I have always wanted to read about The Wars of the Roses, but I’ve never been able to find a book on the period locally. I purchased Helen Castor’s Blood and Roses  thinking it was about that period in English history. It was, but it wasn’t the direct telling of the events of The Wars of the Roses that I wanted (I have since learned to research a book before buying it). I finally found one in the UK (well, duh), in the Westminster Abbey shop (of course). I have read three of Alison Weir’s books before and did not feel strongly about any of them so it was with some reluctance that I picked up Lancaster and York: The Wars of the RosesHowever, the three Weir books I read were either about a figure I already disliked (Mary, Queen of Scots), a group of women I turned out to be indifferent to (Henry VIII’s wives), and a Queen I already had a favorite book on (Elizabeth I). Considering that I was possibly biased in my three prior encounters with Ms. Weir’s writing, I bit the bullet and hoped that fourth time’s the charm.

The Wars of the Roses technically started in 1455 but Weir starts her novel at an earlier point in England’s history. She starts off almost a century back, briefly introducing us to the prolific Edward III, who had five surviving sons. It would be the descendants of these five sons that would comprise the cast of characters of The Wars of the Roses.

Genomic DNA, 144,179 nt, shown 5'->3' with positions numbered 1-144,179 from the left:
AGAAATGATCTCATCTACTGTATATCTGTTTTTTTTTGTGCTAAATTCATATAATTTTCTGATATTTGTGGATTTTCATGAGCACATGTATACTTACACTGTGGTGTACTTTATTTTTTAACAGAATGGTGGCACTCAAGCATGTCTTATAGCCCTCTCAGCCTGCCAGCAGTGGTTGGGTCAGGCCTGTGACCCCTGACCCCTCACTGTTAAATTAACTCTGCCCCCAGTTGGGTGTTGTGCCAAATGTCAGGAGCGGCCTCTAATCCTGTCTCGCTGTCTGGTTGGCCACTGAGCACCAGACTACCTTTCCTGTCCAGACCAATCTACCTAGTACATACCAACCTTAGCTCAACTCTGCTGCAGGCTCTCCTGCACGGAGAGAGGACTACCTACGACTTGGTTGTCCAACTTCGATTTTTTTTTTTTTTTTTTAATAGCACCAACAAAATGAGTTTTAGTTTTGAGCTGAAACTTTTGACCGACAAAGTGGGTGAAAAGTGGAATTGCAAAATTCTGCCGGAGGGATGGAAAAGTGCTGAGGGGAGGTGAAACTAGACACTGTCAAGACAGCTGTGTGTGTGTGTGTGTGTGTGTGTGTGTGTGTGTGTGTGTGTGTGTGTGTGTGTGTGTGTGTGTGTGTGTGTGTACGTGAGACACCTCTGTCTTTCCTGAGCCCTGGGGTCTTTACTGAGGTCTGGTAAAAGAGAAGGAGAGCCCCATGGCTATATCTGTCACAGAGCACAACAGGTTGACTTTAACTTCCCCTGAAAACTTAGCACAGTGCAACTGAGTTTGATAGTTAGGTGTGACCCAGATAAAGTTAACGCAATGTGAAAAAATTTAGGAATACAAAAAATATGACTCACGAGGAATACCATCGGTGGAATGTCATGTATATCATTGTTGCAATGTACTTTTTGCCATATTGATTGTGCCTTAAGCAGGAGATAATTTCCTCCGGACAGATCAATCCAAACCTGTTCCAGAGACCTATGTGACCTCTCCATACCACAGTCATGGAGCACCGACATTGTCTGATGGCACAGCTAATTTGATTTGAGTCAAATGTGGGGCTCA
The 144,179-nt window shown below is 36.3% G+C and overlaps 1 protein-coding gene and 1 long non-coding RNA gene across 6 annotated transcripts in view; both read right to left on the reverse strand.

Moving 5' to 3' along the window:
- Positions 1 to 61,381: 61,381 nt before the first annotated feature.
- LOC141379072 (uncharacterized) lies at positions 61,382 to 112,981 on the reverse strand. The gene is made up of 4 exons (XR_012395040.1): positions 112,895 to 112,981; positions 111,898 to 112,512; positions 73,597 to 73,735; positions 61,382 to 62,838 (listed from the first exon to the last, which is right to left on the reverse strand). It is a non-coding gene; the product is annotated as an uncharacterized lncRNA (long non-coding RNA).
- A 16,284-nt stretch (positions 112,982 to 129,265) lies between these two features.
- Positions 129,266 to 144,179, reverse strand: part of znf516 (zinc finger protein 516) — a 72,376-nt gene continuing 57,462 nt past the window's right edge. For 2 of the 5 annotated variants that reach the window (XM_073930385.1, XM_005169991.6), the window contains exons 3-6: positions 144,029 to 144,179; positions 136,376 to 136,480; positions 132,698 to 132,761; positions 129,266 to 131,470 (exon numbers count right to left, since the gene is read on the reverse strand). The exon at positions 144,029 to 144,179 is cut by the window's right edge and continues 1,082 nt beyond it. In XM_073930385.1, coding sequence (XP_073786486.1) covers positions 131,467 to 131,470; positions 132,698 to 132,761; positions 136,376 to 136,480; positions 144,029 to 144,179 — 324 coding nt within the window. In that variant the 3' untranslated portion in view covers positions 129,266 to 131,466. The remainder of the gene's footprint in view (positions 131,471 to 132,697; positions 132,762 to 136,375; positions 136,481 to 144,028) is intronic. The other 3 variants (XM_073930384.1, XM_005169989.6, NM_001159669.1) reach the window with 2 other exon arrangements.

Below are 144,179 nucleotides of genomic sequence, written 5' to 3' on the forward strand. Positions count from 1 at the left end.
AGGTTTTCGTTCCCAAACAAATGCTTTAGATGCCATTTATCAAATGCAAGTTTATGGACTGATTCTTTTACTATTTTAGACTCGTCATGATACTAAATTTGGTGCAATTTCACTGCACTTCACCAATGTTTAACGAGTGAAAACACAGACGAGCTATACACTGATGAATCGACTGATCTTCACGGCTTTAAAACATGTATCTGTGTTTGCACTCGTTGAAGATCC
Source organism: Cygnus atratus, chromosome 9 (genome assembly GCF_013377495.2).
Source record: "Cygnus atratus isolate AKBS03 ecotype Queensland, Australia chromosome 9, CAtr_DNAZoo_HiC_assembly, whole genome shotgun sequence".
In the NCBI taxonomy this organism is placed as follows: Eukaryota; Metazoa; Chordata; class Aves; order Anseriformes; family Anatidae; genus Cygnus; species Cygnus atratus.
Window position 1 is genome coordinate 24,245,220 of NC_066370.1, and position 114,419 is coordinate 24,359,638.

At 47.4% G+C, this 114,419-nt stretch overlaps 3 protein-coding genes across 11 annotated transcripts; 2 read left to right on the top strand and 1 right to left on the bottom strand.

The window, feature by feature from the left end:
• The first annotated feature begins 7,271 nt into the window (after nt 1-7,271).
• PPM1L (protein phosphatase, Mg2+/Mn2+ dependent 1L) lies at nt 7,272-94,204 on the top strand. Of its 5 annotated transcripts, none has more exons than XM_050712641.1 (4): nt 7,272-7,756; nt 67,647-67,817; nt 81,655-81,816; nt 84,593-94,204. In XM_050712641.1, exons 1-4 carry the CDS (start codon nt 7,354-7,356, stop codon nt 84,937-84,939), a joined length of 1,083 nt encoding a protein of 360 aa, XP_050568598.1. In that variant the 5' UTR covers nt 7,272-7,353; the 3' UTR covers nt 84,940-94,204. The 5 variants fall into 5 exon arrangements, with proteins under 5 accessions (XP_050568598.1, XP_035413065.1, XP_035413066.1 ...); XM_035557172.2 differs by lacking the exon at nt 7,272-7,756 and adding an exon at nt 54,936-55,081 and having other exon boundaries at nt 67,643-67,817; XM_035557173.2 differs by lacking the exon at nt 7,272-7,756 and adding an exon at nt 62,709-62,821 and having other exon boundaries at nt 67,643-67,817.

At first, I didn’t understand this story-telling decision. But the more I read, the harder it got to remember everyone, the varying strengths of their claims to the English throne, and their shifting (and re-shifting) loyalties. It was helpful to have someone to trace everyone back to, a point of reference that you could always rely on, in Edward III.

Even with Edward III, though, it was still a tall task to keep track of everyone. Cousins married each other, shifting the line of succession. Male lines died out, transferring inheritances (titles and assets) to daughters and their husband’s families, or nephews and nieces. Magnates changed loyalties as they see fit, blurring bloodlines. I had to create my own annotated family tree just to help me keep track of the quarrelsome Plantagenets.

Weir’s surprising and admirable feat with this book is that, despite the dizzying number of people in it, she makes them all fully-formed characters with real motivations, weaknesses, and passions. While the never-ending plotting and occasional murder of one’s kinsmen is hardly relatable (maybe it is to you, I don’t know your life), the reasons behind them are. With Weir’s expert story-telling, I found myself frequently groaning in frustration (I’m looking at you Margaret of Anjou), holding my breath with suspense, or mentally cheering a side on. Considering that these people have been dead for almost six hundred years, that’s quite a feat.

Even more so when I consider that Weir wasn’t able to stir the same intensity of feeling about Henry VIII’s unfortunate spouses. Although I am now inclined to think that was more an issue of the subject matter than the writers. As frustrating and, ultimately, annoying she turned out to be, Margaret of Anjou makes for more fascinating reading than, say, Catherine Howard.

It did take a while for those feelings to stir in me. As noted, the book starts almost a century before open hostilities between the Yorks and Lancasters break out. But Weir carefully builds up to the central conflict, lining up her stories and sub-stories like soldiers on a battlefield, preparing for the moment where everything comes to a head. By the First Battle of St. Albans, all the motivations and tensions painstakingly laid out and explained by Weird come to fore. And with that first battle, I could hardly put down the book.